Found along the streams and rivers in Hill County, Arundo donax-- more commonly known as giant cane-- is being targeted by a coalition led by Texas Parks and Wildlife Department. Originally from Asia, the fast-growing grass displaces native vegetation and animals in riparian areas, increases the risk of brush fires and also diverts, obstructs and diminishes water flows.
"It seems like the harder we try to control it, the faster it grows," said Clinton Bailey, Fredericksburg's public works director, referring to stands of the cane on the Pedernales and Blanco rivers.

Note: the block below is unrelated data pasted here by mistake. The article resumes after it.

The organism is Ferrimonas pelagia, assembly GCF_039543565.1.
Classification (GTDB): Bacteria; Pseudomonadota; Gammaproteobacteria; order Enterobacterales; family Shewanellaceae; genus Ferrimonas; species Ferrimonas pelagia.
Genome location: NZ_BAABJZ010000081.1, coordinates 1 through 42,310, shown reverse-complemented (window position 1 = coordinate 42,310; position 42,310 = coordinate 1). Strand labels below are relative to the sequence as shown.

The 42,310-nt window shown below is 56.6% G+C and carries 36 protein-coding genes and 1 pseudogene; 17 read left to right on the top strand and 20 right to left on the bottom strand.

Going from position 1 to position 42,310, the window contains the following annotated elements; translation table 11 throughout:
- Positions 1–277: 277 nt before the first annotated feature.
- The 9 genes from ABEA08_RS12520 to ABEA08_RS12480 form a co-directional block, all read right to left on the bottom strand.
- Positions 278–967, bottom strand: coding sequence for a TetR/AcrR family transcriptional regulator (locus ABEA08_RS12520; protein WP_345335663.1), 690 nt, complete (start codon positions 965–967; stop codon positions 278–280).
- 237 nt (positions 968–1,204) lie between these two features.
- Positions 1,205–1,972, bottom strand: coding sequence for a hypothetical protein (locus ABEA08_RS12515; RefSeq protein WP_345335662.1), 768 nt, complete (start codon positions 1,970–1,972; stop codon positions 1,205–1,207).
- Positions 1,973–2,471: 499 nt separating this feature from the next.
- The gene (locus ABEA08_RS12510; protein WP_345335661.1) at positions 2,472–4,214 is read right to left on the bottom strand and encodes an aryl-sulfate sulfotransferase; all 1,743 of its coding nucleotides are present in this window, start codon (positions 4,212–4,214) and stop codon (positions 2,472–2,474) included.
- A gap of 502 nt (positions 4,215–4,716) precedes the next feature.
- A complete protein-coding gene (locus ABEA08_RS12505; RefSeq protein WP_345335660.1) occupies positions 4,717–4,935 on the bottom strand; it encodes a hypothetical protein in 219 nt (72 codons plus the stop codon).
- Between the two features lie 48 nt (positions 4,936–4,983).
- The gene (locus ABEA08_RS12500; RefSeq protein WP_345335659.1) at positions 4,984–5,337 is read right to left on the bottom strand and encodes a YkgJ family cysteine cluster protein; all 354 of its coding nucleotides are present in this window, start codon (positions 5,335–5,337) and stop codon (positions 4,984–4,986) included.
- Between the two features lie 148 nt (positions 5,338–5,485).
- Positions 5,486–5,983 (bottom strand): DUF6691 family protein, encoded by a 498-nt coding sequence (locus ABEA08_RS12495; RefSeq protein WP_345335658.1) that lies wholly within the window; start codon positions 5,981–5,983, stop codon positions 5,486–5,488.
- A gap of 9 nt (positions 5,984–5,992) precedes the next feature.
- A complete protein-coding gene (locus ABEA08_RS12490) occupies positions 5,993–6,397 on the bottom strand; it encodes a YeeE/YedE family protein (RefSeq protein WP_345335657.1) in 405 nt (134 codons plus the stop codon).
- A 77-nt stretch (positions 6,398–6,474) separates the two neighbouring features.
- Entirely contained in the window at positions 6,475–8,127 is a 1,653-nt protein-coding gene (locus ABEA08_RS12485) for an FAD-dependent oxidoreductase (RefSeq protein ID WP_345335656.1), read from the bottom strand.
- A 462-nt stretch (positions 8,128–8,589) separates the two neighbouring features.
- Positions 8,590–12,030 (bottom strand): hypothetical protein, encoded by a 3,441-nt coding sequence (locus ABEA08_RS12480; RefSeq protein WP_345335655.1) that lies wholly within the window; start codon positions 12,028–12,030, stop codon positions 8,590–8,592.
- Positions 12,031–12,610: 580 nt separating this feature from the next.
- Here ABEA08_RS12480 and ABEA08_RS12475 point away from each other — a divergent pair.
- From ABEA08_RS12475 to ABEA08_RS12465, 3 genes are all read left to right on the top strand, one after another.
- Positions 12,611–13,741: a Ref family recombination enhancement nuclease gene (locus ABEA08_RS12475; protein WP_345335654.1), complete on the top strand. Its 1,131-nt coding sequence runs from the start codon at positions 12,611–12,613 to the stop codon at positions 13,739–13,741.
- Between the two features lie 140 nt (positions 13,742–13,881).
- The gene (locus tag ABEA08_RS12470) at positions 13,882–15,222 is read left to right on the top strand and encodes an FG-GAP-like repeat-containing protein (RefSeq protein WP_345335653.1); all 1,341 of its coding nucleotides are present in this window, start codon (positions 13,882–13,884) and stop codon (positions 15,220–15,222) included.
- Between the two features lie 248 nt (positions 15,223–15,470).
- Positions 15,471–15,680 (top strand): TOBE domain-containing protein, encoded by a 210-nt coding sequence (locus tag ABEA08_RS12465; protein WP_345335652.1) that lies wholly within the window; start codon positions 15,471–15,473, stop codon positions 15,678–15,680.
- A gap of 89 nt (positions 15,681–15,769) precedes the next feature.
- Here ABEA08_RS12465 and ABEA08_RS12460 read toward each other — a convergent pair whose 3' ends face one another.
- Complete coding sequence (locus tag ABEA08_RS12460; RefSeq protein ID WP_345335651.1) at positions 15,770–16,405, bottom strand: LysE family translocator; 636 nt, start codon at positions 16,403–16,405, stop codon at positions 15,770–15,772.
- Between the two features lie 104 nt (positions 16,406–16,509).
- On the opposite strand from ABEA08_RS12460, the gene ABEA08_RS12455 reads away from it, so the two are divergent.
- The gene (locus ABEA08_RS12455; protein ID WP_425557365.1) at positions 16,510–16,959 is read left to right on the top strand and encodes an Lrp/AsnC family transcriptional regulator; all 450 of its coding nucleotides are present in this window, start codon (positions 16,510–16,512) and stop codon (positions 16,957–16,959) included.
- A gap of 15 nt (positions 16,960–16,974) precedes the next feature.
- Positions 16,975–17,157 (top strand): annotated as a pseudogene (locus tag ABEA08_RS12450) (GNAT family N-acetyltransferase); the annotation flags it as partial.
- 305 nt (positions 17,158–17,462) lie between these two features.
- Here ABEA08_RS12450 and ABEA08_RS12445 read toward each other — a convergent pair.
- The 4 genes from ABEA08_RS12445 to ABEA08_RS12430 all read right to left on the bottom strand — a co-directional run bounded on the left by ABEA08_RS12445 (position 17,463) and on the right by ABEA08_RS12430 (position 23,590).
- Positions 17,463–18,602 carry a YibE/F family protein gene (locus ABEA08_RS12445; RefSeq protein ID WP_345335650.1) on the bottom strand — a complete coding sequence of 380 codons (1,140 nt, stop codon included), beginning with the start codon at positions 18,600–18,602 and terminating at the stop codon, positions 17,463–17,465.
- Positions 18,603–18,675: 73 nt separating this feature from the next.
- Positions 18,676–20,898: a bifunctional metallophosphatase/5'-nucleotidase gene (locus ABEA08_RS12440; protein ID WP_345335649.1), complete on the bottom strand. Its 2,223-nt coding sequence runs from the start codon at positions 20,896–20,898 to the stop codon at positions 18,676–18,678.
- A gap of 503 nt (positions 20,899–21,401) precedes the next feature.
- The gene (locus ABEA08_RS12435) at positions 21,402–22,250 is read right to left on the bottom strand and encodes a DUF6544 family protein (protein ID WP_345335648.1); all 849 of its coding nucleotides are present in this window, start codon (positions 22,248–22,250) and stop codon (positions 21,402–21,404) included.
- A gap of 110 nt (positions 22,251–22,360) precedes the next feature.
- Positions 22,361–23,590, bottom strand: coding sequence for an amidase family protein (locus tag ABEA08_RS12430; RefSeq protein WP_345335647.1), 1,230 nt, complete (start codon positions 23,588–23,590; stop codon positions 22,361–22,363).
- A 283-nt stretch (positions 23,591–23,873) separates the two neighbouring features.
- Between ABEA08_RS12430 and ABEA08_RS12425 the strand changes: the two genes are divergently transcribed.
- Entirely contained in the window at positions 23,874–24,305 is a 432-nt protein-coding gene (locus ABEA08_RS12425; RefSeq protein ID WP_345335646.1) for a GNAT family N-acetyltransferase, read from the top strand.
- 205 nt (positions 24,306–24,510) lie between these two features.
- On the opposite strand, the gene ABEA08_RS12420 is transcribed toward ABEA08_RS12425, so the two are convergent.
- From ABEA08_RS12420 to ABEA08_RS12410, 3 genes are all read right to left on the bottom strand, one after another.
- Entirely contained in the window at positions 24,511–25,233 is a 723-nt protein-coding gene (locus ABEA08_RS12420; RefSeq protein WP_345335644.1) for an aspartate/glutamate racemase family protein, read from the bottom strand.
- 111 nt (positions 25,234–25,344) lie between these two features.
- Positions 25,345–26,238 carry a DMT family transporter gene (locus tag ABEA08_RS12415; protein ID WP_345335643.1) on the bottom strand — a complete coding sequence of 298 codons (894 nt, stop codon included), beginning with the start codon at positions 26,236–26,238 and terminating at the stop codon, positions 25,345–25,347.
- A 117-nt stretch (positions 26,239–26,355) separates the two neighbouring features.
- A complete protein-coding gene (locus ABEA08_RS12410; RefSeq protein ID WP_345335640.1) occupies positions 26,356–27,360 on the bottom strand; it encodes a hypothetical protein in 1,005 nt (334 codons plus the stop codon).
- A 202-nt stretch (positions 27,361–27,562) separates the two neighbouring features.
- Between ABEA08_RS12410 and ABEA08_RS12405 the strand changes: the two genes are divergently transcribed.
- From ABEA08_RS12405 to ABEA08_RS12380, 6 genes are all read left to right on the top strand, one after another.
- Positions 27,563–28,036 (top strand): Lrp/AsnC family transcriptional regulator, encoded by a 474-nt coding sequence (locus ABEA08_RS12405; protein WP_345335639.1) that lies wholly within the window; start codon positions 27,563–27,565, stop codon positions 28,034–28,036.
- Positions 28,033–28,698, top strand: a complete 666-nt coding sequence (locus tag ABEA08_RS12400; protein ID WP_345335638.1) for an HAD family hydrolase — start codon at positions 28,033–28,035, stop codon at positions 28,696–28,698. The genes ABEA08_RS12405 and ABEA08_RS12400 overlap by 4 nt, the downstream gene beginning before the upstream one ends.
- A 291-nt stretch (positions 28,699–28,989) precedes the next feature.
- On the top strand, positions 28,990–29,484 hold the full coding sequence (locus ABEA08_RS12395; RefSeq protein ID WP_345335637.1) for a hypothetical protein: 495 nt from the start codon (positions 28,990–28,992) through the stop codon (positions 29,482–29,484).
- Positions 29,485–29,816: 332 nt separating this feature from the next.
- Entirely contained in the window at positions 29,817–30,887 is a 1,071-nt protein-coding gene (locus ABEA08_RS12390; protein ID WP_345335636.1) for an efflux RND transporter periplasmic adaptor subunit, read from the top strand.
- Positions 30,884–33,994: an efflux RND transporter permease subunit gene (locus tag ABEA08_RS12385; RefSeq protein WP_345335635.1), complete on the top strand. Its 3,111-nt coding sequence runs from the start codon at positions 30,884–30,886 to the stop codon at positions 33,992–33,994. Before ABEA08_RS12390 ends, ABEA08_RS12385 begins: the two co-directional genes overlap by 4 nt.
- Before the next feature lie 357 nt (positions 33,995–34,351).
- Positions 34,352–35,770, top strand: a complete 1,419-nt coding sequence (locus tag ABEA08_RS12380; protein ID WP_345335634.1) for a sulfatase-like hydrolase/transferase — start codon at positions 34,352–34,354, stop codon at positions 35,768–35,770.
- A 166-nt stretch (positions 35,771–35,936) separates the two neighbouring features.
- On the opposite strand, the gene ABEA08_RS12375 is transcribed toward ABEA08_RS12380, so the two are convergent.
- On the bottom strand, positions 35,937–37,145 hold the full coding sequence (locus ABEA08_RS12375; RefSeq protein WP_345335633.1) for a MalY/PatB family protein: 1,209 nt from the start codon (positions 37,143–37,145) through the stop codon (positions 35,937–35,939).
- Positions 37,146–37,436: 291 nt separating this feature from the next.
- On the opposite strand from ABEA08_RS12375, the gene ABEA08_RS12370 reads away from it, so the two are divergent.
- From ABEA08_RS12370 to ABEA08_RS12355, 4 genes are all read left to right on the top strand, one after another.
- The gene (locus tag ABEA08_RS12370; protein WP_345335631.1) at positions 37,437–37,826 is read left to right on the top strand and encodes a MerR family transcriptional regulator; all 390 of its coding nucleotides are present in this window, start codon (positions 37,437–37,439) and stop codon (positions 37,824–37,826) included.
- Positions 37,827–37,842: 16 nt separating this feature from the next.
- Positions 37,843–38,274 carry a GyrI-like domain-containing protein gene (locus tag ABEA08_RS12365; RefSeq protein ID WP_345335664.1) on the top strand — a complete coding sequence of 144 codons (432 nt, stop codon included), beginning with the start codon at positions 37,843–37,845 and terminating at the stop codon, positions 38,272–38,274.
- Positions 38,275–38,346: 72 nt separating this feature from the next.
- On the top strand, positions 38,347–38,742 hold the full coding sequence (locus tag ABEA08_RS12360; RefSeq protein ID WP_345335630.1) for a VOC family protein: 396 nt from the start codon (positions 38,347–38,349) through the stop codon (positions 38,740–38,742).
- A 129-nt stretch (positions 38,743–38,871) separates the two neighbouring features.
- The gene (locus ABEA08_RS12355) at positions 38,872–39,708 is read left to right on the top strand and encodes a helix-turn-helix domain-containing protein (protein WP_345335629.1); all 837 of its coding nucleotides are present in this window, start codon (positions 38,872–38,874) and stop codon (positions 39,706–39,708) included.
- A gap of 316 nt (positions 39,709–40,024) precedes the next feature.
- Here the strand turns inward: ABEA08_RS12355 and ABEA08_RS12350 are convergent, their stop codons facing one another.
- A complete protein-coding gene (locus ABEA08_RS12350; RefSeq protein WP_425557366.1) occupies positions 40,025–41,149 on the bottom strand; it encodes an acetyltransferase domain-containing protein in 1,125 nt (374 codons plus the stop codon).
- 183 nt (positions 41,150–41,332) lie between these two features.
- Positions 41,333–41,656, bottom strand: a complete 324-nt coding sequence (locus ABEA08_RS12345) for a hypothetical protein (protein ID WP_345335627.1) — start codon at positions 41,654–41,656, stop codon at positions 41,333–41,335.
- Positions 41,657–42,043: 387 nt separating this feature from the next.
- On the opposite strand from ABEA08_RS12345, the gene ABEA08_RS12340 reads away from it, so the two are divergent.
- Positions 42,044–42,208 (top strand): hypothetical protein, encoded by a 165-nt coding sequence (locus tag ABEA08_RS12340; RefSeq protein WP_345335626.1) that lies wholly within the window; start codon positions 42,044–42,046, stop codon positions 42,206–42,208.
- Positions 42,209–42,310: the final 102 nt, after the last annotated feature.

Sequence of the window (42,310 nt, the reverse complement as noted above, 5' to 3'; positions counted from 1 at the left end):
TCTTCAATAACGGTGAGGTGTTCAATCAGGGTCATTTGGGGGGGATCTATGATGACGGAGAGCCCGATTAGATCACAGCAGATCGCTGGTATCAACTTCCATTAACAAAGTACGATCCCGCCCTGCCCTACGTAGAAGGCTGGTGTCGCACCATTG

Cautioning against mechanical removal (any fragments can float down-river and root, creating new stands), the coalition is hoping to control the invasive using herbicides (mainly glyphosate and imazamox).
Able to grow in dense stands that can top 30 feet in height, the grass was first introduced in the country in the 19th century. The full article is available here or through the link below.